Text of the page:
Christina Hill, distressed by interpretive features incorporated into recent Detroit Institute of Arts special exhibitions, suggests that this reflects the DIA's "rather low opinion of Detroiters ... [who] have been judged as dum-dums who can't engage with art, and must be lured into the DIA on some pretext unrelated to art." ("Lowering the Barre," Metro Times, Jan. 10). Her statement could not be further from the truth. In fact, all of the examples she cites were designed precisely to encourage the general visitor to look more closely at the works in the galleries around them.
The dance studio, for example, was there for any visitor who so chose to try the most basic of dance positions and get a sense of the challenges facing the would-be dancer as well as the fascination that an artist such as Degas would derive from seeing these young dancers progress from their early, awkward efforts to the seamless grace of the corps de ballet. This small room one of three prominent educational components in the exhibition was actually "off" the main route through the exhibition and clearly separated from the rest of the exhibition. No art was placed in it. Nearby was a screening room showing a film of young ballet dancers actually practicing, accompanied by the commentary of one of the co-curators of the exhibition, who used to be a professional choreographer. The third component was a room containing computers where visitors could leaf through virtual versions of Degas' sketchbooks to see how relentlessly and repetitively he recorded the dancers' movements as he tried to "get it right."
I could outline in detail the intentions behind the interactive components in the other two exhibitions that so distressed Hill, but what came across to me from her article was mainly her predetermined exasperation toward anything that even remotely threatens to impinge upon her expert meditation as a trained art historian. Because expertise and ownership is what this all comes down to.
The art museum as we know it today was essentially invented in the two decades around 1900 when wealthy connoisseurs teamed up with a new breed of scholar the art historian to create places where great works of art could be arrayed in grand spaces telling a story based essentially on stylistic development. You know the kind of thing: Early Renaissance, Renaissance, High Renaissance, Mannerism, Baroque, Rococo, Neo-Classicism and thence down through a veritable plethora of "isms" some famous, many more obscure to the last decades of the last century. To say that art museums were invented by art historians and run by art historians for art historians is not to belittle these efforts, but simply to draw attention to the framework that most of the rest of the world has had to negotiate to get close to great art in public collections. Not surprisingly, Hill is extremely comfortable in the traditional museum. How could she not be? It was tailor-made for her and she for it.
But most art museum visitors are not trained in art history or in any of the alternative disciplines that permit works of art to "speak" to them with the ease they do to Hill, to me and to others like us. The reason that the Met in New York and the National Gallery in Washington stick to the "older, quieter model" is not that their visitors are more self-confident than ours in Detroit, but that it is predominantly tourists who are going to visit them under almost any circumstances. In that sense, Hill is indeed "hopelessly idealistic" (her words) in expecting works of art to speak directly to very many people simply through "intent" looking. To recognize this fact is not to insult anyone. Different visitors have different degrees of expertise, but one thing they all have is a high degree of respect for culture and obvious intelligence. How could they not have? They chose out of many other choices to devote precious personal time to a DIA visit and I believe it is incumbent upon us to find ways to engage these visitors, most of whom, we know from our research, welcome the kinds of efforts Hill finds so egregiously wrong-headed.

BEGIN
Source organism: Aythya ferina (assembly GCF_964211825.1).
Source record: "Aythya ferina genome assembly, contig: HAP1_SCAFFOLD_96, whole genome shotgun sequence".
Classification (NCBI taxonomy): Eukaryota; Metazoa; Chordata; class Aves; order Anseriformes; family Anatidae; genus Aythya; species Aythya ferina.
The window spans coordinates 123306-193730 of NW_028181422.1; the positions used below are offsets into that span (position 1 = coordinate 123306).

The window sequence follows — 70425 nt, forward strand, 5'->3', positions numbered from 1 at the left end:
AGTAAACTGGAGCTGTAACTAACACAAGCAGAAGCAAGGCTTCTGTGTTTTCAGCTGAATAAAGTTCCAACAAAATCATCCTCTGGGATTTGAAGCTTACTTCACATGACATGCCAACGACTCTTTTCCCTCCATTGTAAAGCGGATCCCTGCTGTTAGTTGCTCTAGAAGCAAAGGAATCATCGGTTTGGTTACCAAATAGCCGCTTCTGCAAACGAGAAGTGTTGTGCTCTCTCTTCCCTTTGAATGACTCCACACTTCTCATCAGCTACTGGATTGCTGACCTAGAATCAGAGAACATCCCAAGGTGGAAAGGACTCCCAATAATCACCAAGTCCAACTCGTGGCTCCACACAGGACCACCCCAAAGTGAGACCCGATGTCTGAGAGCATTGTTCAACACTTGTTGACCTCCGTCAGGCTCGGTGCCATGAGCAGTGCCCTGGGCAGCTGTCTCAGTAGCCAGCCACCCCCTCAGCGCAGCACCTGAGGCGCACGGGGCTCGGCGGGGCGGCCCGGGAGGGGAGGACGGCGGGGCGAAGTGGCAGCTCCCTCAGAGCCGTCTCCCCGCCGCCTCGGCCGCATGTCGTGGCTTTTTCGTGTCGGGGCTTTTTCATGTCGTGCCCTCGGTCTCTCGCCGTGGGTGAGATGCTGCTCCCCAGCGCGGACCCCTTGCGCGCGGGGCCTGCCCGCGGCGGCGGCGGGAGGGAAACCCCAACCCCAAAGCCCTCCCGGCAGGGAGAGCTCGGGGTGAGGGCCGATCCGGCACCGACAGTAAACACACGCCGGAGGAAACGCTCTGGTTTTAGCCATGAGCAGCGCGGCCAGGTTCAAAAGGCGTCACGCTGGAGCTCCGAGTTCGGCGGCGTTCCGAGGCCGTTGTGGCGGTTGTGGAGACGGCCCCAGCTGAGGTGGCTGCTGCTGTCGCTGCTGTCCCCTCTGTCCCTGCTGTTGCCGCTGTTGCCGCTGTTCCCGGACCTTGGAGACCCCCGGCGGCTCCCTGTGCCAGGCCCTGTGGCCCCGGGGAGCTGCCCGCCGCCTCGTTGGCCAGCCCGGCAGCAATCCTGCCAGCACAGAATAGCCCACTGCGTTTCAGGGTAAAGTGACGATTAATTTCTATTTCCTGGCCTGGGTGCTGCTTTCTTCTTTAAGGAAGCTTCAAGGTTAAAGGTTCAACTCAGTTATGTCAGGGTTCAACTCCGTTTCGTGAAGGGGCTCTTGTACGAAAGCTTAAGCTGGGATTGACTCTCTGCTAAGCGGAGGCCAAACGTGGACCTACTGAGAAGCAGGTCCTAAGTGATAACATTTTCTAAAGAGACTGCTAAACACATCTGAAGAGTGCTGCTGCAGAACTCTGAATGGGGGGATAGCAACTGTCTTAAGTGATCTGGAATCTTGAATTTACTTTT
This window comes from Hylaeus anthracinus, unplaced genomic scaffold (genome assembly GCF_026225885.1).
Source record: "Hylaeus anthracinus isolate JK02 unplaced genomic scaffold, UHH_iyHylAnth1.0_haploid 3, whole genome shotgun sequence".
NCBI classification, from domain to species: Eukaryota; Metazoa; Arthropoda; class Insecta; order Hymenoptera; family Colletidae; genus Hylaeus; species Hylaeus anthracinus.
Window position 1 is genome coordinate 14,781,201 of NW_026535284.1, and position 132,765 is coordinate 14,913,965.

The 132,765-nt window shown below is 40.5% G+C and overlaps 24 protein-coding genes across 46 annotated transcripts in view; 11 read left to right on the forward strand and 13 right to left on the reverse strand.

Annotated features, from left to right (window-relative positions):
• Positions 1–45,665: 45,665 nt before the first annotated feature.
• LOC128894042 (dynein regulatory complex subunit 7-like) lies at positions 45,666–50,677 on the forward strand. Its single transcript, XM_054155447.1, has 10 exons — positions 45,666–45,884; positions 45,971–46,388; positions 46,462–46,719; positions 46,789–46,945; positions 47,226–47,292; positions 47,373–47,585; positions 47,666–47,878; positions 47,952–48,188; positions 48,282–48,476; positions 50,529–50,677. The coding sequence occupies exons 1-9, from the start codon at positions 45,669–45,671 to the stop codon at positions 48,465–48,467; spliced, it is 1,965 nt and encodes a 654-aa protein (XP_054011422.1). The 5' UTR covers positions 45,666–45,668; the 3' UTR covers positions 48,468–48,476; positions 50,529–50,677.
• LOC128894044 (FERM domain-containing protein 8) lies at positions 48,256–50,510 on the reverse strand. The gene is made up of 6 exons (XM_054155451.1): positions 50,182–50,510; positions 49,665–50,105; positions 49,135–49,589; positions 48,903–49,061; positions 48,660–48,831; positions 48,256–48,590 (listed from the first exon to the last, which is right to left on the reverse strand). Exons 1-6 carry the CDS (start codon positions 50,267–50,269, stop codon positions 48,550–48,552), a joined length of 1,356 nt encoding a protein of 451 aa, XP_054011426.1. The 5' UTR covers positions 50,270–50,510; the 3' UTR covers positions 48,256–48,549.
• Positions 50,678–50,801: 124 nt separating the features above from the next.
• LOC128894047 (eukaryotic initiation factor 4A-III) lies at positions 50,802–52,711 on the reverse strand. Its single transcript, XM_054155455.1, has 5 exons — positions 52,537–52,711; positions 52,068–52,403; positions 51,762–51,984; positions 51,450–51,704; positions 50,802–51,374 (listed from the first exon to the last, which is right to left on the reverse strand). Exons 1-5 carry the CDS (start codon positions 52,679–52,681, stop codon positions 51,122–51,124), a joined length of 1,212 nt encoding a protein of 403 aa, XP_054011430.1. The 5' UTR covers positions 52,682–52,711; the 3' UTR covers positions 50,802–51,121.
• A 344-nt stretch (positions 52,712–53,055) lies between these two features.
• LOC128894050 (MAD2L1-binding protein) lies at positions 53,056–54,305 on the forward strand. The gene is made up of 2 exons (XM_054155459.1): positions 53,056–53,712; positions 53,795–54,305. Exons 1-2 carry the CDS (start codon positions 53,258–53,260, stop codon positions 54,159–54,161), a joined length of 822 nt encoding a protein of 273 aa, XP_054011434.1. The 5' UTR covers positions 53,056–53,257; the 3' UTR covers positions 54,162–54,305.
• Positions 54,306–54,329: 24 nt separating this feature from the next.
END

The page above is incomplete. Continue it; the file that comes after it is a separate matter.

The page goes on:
Responding to my statement that much of our research militates against the primacy of "quiet contemplative places for ... the self-confident visitor," Ms. Hill jumps to the conclusion that "Beal's new DIA will be a noisy place, nonconducive to thinking." Well, actually, no. While there will very definitely be different kinds of interactive stations to engage our visitors, they will, by and large, not impinge unduly on those who wish to maintain a more self-contained experience. For those, like Ms. Hill, who recoil with horror at such calculated disregard for their sensibilities, I ask that they remember we are attempting to engage a nonspecialist audience in a process that will increase appreciation of some of the most extraordinary objects made in the history of the world objects that make the DIA one of a handful of truly great art museums in the United States.
Finally, a personal note. I responded to Christina Hill's e-mail because I knew her to be a DIA member, a teacher and, indirectly, a personal acquaintance. My correspondence with her is technically and legally hers to do with what she will, but to take an ostensibly professional and personal exchange that is over a year old and use it as the basis of a piece of journalism without seeking additional comment strikes me as more than a little questionable.Graham W. J. Beal is director, president and CEO of the Detroit Institute of Arts. Send comments to firstname.lastname@example.org